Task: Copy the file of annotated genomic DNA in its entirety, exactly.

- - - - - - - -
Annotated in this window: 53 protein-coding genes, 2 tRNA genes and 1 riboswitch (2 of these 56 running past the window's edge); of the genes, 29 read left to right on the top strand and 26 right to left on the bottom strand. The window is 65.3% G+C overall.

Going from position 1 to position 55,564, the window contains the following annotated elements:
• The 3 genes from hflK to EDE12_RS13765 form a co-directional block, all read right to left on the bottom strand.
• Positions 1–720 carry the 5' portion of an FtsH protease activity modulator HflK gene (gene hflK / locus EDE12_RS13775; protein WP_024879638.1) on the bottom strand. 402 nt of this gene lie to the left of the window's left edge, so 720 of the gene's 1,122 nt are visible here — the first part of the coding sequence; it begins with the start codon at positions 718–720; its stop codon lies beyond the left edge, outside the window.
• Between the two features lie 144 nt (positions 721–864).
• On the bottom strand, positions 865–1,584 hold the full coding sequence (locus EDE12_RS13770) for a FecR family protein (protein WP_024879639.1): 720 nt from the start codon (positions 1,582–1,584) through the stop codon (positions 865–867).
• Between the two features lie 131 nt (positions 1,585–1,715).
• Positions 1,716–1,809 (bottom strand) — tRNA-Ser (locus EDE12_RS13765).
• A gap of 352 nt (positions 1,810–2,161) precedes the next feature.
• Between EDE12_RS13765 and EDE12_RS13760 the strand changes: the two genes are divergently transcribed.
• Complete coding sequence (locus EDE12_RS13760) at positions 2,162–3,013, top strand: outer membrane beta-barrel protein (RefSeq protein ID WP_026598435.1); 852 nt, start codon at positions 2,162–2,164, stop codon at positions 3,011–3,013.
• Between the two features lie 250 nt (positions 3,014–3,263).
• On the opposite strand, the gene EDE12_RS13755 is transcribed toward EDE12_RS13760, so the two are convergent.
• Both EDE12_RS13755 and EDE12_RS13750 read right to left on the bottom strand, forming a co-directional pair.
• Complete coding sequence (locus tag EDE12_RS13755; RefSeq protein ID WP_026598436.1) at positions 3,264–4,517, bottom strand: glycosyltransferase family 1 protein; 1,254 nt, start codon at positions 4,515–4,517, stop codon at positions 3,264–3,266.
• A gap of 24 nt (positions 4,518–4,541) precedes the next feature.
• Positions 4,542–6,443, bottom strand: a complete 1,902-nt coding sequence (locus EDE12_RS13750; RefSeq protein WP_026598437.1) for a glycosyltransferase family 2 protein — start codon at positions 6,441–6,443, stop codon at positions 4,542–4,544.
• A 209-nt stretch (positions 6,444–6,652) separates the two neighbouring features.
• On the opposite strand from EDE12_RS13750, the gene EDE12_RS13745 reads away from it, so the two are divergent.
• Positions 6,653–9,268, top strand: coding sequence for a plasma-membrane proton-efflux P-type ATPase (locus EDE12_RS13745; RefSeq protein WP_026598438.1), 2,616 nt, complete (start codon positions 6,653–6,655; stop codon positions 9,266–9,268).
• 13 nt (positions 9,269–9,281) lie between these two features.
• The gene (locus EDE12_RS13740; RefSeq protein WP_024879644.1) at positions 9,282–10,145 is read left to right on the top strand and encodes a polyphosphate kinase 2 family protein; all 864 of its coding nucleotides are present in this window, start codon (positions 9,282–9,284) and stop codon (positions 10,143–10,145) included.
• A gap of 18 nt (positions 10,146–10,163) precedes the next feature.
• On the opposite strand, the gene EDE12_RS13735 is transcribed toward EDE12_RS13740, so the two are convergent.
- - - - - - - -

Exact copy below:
Annotated in this window: 53 protein-coding genes, 2 tRNA genes and 1 riboswitch (2 of these 56 running past the window's edge); of the genes, 29 read left to right on the top strand and 26 right to left on the bottom strand. The window is 65.3% G+C overall.

Going from position 1 to position 55,564, the window contains the following annotated elements:
• The 3 genes from hflK to EDE12_RS13765 form a co-directional block, all read right to left on the bottom strand.
• Positions 1–720 carry the 5' portion of an FtsH protease activity modulator HflK gene (gene hflK / locus EDE12_RS13775; protein WP_024879638.1) on the bottom strand. 402 nt of this gene lie to the left of the window's left edge, so 720 of the gene's 1,122 nt are visible here — the first part of the coding sequence; it begins with the start codon at positions 718–720; its stop codon lies beyond the left edge, outside the window.
• Between the two features lie 144 nt (positions 721–864).
• On the bottom strand, positions 865–1,584 hold the full coding sequence (locus EDE12_RS13770) for a FecR family protein (protein WP_024879639.1): 720 nt from the start codon (positions 1,582–1,584) through the stop codon (positions 865–867).
• Between the two features lie 131 nt (positions 1,585–1,715).
• Positions 1,716–1,809 (bottom strand) — tRNA-Ser (locus EDE12_RS13765).
• A gap of 352 nt (positions 1,810–2,161) precedes the next feature.
• Between EDE12_RS13765 and EDE12_RS13760 the strand changes: the two genes are divergently transcribed.
• Complete coding sequence (locus EDE12_RS13760) at positions 2,162–3,013, top strand: outer membrane beta-barrel protein (RefSeq protein ID WP_026598435.1); 852 nt, start codon at positions 2,162–2,164, stop codon at positions 3,011–3,013.
• Between the two features lie 250 nt (positions 3,014–3,263).
• On the opposite strand, the gene EDE12_RS13755 is transcribed toward EDE12_RS13760, so the two are convergent.
• Both EDE12_RS13755 and EDE12_RS13750 read right to left on the bottom strand, forming a co-directional pair.
• Complete coding sequence (locus tag EDE12_RS13755; RefSeq protein ID WP_026598436.1) at positions 3,264–4,517, bottom strand: glycosyltransferase family 1 protein; 1,254 nt, start codon at positions 4,515–4,517, stop codon at positions 3,264–3,266.
• A gap of 24 nt (positions 4,518–4,541) precedes the next feature.
• Positions 4,542–6,443, bottom strand: a complete 1,902-nt coding sequence (locus EDE12_RS13750; RefSeq protein WP_026598437.1) for a glycosyltransferase family 2 protein — start codon at positions 6,441–6,443, stop codon at positions 4,542–4,544.
• A 209-nt stretch (positions 6,444–6,652) separates the two neighbouring features.
• On the opposite strand from EDE12_RS13750, the gene EDE12_RS13745 reads away from it, so the two are divergent.
• Positions 6,653–9,268, top strand: coding sequence for a plasma-membrane proton-efflux P-type ATPase (locus EDE12_RS13745; RefSeq protein WP_026598438.1), 2,616 nt, complete (start codon positions 6,653–6,655; stop codon positions 9,266–9,268).
• 13 nt (positions 9,269–9,281) lie between these two features.
• The gene (locus EDE12_RS13740; RefSeq protein WP_024879644.1) at positions 9,282–10,145 is read left to right on the top strand and encodes a polyphosphate kinase 2 family protein; all 864 of its coding nucleotides are present in this window, start codon (positions 9,282–9,284) and stop codon (positions 10,143–10,145) included.
• A gap of 18 nt (positions 10,146–10,163) precedes the next feature.
• On the opposite strand, the gene EDE12_RS13735 is transcribed toward EDE12_RS13740, so the two are convergent.